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Avoiding shared data
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Date: 2005-10-01 (05:46)
From: Bill Wood <william.wood3@c...>
Subject: Re: Ant: Re: [Caml-list] Avoiding shared data
   . . .
> I've always thought that this was a really bad argument from the ML camp. The 
> logic of complicated control-paths is very easily made a zillion times worse 
> by writing in a tail-recursive style. It is *not* a good programming practice 
> to make hard-to-read code!
> I encourage people to read the paper by Olin Shivers: "The Anatomy of a Loop - 
> A story of scope and control", which was presented at ICFP 2005, and can be 
> found at
> The author argues that "Writing loops with tail-recursive function calls is 
> the equivalent of writing them with goto˙s." and gives an example that I've 
> rewritten from Scheme-ish into OCaml-ish:
> let myfunc l =
>   let rec loop rest result =
>     match rest with 
>       | [] -> List.rev result
>       | x::xs -> 
> 	  if xpred x then
> 	    let y = verbose_code_using_x x in
> 	      if ypred y then 
> 		let z = verbose_code_using_y y in
> 		  loop xs (z_expression :: result)
> 	      else
> 		loop xs result
> 	  else
> 	    loop xs result
>   in
>     loop l [] 
> ;;
> Obviously, one would like to refactor this into HOF, but in this situation it 
> is hard to see how one should do it. The author instead proposes to use loops 
> in a monadic style, which I've again rewritten:
> let myfunc l =
>    loop [ for x in l
> 	; when xpred x 
> 	;   let y = verbose_code_using_x x
> 	;   when ypred y
> 	;     let z = verbose_code_using_y y
> 	;     save z
> 	]
> The point being (syntax aside) that this code is much more readible, easier to 
> change and easier to verify than the code given above. [Of course, Haskell 
> has the really cool list-comprehension syntax that alleviates some of ML's 
> problems, but still.]

I about half agree with Mr. Engstad's observation.  I have often used
the fact that the accumulator passed around in tail-recursive functions
acts like a state (some people call these *state threads*), and I've
used techniques like pushing Dijkstra's weakest-precondition predicate
transformers over accumulators to reason about tail-recursive functional
code almost as if it were imperative (the only difference with Mr.
Shivers is that my programming is goto-less :-).

However, the example is a little unfortunate in that transforming it to
an arguably cleaner HOF form is fairly easy.  If we first define
function composition as an operator (shouldn't this be an OCaml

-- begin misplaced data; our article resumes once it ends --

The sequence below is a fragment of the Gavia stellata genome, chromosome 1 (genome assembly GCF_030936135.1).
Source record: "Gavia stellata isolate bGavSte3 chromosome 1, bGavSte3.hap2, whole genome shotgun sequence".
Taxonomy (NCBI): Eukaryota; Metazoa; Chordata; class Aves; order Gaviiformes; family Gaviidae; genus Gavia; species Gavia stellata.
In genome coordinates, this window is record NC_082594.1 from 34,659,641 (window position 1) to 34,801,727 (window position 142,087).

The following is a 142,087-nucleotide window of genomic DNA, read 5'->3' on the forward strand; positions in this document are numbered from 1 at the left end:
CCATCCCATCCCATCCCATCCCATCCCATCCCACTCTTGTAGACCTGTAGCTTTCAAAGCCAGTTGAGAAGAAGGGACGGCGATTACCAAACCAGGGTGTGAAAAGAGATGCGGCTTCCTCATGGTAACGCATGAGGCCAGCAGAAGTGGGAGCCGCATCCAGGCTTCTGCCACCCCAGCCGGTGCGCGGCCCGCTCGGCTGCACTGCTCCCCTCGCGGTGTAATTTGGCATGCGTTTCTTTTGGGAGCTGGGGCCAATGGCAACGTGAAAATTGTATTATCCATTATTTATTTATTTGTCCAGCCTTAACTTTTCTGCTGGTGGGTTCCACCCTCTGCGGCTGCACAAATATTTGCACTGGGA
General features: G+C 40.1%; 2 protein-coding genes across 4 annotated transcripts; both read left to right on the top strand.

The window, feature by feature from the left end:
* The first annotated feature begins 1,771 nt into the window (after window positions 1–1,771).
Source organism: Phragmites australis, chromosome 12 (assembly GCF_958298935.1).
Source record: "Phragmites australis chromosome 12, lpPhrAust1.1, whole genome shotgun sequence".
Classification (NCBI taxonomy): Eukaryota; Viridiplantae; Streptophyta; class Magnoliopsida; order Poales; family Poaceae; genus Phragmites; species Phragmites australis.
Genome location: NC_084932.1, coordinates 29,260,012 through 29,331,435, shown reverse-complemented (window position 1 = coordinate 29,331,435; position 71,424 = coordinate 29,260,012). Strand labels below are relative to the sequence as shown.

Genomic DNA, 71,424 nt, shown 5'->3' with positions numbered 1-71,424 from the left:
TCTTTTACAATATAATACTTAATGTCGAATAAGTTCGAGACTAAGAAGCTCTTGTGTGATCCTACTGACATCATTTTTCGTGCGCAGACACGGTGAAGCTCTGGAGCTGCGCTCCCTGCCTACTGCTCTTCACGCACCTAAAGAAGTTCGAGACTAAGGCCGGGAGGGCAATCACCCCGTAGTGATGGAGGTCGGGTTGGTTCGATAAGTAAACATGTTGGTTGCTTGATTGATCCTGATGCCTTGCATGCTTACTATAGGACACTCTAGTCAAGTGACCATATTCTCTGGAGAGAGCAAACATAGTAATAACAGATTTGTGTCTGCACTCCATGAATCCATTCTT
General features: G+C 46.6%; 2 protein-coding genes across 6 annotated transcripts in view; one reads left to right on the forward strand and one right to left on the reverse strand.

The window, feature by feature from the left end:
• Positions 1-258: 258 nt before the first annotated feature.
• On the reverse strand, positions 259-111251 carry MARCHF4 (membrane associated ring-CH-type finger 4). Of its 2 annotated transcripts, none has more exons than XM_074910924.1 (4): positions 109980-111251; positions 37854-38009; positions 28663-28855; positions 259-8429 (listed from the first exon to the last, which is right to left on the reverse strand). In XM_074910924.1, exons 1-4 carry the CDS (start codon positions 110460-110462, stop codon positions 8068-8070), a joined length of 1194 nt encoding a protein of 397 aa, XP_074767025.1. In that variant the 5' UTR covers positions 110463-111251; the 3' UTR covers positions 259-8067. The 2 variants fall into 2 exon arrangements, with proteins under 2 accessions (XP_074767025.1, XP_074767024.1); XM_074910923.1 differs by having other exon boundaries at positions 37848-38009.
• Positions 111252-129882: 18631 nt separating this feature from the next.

Pervasive?), say

  let ($@) fyz fxy x = fyz (fxy x);;

then the tail-recursive version of myfunc transforms into my_hof_func:

   let my_hof_func l =
     let fumble =
       let save = rev $@ (fold_left (fun la i -> i :: la) []) in
         save $@
	   (map verbose_code_using_y) $@
	     (filter ypred) $@
	       (map verbose_code_using_x) $@
	         (filter xpred)
   in fumble l;;

where packaging and return of the result has been encapsulated in the
local function 'save' (I'm also assuming z_expression was supposed to be

A minor problem is that the textual order of the predicates and
functions is reversed.  Even this can be handled by a sleazy trick --
reverse the order of the operands to the compose operator like so:

   let ($@) fxy fyz x = fyz (fxy x);;

We can then rewrite my_hof_func as

   let my_hof_func l =
     let fumble =
       let save = (fold_left (fun la i -> i :: la) []) $@ rev in
         (filter xpred)             $@
         (map verbose_code_using_x) $@
         (filter ypred)             $@
         (map verbose_code_using_y) $@
   in fumble l;;

The actions/functions are read in the order they are performed/applied,
and trivial reformatting even makes it look sorta like imperative code.

A very similar transformation could be done on the "Scheme-ish"
original, where a variable-arity form (compose f1 ... fn) is used to
equally good effect.

I think the ease-of-reading issue can now be revisited on a slightly
more even playing field.  The transformed, HOF, code is a couple of
lines longer, but the meaning is fairly transparent because native OCaml
facilities are used throughout.  The monadic form above is a trifle
shorter, but has the liability that the new syntax has complex semantics
-- what *exactly* is going on with "when" and "save"?.  I note also that
the monadic form looks very similar to the infamous Common Lisp "loop"
facility (the one towards the back of The Book, with all the keywords).
Many lispers love it, and many loathe it.

Does anybody know if MLers have looked at either the Series or the
Generators-and-Gatherers described in Appendices A and B of Common Lisp
the Language, 2nd ed.?  Some of the ideas there look interesting.

Interesting topic,

 -- Bill Wood